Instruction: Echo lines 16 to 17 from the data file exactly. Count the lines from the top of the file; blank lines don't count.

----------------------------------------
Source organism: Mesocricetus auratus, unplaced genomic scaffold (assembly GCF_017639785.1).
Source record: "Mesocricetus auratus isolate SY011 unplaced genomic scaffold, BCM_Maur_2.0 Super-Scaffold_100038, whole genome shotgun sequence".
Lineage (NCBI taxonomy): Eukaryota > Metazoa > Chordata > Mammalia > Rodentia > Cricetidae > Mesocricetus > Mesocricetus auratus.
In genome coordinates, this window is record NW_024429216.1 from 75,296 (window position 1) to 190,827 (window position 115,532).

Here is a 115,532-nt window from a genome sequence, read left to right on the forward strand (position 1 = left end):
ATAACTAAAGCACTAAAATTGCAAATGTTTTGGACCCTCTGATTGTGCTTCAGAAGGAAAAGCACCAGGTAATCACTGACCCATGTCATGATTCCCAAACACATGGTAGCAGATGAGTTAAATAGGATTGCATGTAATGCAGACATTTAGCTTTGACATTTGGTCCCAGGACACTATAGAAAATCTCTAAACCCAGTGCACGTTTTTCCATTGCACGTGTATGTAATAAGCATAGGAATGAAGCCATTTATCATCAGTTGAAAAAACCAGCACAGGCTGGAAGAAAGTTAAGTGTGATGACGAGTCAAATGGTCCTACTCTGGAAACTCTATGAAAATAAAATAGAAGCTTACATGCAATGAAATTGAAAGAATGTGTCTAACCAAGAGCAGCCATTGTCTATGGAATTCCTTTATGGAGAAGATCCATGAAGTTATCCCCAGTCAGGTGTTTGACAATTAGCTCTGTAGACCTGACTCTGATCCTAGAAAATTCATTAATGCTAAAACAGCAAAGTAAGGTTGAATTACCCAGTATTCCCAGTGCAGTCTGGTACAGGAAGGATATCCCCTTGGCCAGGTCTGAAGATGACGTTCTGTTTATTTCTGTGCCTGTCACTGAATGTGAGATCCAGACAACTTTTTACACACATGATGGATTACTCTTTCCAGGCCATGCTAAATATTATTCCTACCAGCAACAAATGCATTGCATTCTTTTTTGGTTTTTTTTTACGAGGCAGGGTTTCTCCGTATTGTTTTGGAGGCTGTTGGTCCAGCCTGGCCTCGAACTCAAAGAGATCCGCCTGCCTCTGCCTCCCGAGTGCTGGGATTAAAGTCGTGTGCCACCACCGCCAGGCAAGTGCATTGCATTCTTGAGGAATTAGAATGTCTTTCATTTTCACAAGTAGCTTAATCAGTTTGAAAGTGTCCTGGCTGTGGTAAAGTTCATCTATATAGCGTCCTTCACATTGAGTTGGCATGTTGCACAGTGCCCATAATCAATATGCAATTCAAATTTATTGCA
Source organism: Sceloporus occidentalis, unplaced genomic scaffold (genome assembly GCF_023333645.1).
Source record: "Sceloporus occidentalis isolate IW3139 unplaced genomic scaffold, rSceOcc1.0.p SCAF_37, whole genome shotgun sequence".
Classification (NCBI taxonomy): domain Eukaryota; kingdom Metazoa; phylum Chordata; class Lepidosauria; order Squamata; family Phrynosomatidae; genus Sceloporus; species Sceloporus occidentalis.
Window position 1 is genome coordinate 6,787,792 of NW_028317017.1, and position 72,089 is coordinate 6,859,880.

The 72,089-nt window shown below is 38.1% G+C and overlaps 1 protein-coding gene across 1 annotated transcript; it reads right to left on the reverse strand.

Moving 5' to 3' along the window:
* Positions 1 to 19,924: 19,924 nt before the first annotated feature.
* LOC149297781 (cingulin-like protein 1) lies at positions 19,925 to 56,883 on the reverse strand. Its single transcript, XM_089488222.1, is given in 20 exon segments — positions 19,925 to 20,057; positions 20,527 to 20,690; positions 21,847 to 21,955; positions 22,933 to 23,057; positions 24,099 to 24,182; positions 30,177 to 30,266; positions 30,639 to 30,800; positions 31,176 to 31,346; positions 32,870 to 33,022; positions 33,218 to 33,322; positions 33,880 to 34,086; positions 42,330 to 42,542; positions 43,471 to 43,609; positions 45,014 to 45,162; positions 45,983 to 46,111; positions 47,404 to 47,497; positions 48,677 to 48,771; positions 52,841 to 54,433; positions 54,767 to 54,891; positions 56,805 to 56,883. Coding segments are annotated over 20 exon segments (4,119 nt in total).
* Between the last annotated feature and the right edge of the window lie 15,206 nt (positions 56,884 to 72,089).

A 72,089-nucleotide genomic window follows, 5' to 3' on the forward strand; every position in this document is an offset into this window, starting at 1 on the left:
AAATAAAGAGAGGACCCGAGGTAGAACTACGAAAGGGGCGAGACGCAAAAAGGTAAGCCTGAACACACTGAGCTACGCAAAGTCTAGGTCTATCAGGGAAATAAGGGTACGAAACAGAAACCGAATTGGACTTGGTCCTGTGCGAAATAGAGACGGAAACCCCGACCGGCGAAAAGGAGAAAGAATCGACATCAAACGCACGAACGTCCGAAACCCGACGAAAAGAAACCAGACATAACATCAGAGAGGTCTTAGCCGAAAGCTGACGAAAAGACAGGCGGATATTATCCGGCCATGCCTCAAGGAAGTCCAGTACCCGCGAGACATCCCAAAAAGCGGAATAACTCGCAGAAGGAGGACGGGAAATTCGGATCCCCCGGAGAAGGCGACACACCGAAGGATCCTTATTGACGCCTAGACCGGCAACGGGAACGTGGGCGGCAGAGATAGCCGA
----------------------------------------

A 72,089-nucleotide genomic window follows, 5' to 3' on the forward strand; every position in this document is an offset into this window, starting at 1 on the left:
AAATAAAGAGAGGACCCGAGGTAGAACTACGAAAGGGGCGAGACGCAAAAAGGTAAGCCTGAACACACTGAGCTACGCAAAGTCTAGGTCTATCAGGGAAATAAGGGTACGAAACAGAAACCGAATTGGACTTGGTCCTGTGCGAAATAGAGACGGAAACCCCGACCGGCGAAAAGGAGAAAGAATCGACATCAAACGCACGAACGTCCGAAACCCGACGAAAAGAAACCAGACATAACATCAGAGAGGTCTTAGCCGAAAGCTGACGAAAAGACAGGCGGATATTATCCGGCCATGCCTCAAGGAAGTCCAGTACCCGCGAGACATCCCAAAAAGCGGAATAACTCGCAGAAGGAGGACGGGAAATTCGGATCCCCCGGAGAAGGCGACACACCGAAGGATCCTTATTGACGCCTAGACCGGCAACGGGAACGTGGGCGGCAGAGATAGCCGA